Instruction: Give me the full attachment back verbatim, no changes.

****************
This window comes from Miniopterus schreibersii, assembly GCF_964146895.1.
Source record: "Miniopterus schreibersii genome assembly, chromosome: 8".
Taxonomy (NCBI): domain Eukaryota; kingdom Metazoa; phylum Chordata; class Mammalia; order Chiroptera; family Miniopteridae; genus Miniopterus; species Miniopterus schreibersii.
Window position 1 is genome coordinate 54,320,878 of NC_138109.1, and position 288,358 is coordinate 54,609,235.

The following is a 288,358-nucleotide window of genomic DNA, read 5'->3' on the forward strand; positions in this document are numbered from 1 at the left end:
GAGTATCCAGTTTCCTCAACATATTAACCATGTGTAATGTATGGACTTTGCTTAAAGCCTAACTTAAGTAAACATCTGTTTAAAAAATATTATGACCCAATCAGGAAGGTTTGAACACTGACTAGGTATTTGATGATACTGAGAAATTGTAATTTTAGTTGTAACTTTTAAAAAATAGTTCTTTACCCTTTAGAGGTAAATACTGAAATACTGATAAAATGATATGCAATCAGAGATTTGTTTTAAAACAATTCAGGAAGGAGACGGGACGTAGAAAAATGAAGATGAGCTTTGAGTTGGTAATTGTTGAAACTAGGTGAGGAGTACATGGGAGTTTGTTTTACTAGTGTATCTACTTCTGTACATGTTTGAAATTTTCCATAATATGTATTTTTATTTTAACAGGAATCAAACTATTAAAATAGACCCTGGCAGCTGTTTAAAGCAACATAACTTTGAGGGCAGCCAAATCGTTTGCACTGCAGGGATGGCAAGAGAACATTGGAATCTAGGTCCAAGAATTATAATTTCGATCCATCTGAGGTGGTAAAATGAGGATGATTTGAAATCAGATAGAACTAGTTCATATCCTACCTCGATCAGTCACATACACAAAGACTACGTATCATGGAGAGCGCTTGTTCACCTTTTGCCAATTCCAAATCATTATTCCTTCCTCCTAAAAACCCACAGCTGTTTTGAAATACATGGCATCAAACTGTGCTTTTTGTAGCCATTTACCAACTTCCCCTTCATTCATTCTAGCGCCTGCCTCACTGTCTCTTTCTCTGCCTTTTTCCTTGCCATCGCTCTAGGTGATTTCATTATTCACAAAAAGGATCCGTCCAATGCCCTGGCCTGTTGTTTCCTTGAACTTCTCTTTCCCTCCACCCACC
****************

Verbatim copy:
This window comes from Miniopterus schreibersii, assembly GCF_964146895.1.
Source record: "Miniopterus schreibersii genome assembly, chromosome: 8".
Taxonomy (NCBI): domain Eukaryota; kingdom Metazoa; phylum Chordata; class Mammalia; order Chiroptera; family Miniopteridae; genus Miniopterus; species Miniopterus schreibersii.
Window position 1 is genome coordinate 54,320,878 of NC_138109.1, and position 288,358 is coordinate 54,609,235.

The following is a 288,358-nucleotide window of genomic DNA, read 5'->3' on the forward strand; positions in this document are numbered from 1 at the left end:
GAGTATCCAGTTTCCTCAACATATTAACCATGTGTAATGTATGGACTTTGCTTAAAGCCTAACTTAAGTAAACATCTGTTTAAAAAATATTATGACCCAATCAGGAAGGTTTGAACACTGACTAGGTATTTGATGATACTGAGAAATTGTAATTTTAGTTGTAACTTTTAAAAAATAGTTCTTTACCCTTTAGAGGTAAATACTGAAATACTGATAAAATGATATGCAATCAGAGATTTGTTTTAAAACAATTCAGGAAGGAGACGGGACGTAGAAAAATGAAGATGAGCTTTGAGTTGGTAATTGTTGAAACTAGGTGAGGAGTACATGGGAGTTTGTTTTACTAGTGTATCTACTTCTGTACATGTTTGAAATTTTCCATAATATGTATTTTTATTTTAACAGGAATCAAACTATTAAAATAGACCCTGGCAGCTGTTTAAAGCAACATAACTTTGAGGGCAGCCAAATCGTTTGCACTGCAGGGATGGCAAGAGAACATTGGAATCTAGGTCCAAGAATTATAATTTCGATCCATCTGAGGTGGTAAAATGAGGATGATTTGAAATCAGATAGAACTAGTTCATATCCTACCTCGATCAGTCACATACACAAAGACTACGTATCATGGAGAGCGCTTGTTCACCTTTTGCCAATTCCAAATCATTATTCCTTCCTCCTAAAAACCCACAGCTGTTTTGAAATACATGGCATCAAACTGTGCTTTTTGTAGCCATTTACCAACTTCCCCTTCATTCATTCTAGCGCCTGCCTCACTGTCTCTTTCTCTGCCTTTTTCCTTGCCATCGCTCTAGGTGATTTCATTATTCACAAAAAGGATCCGTCCAATGCCCTGGCCTGTTGTTTCCTTGAACTTCTCTTTCCCTCCACCCACC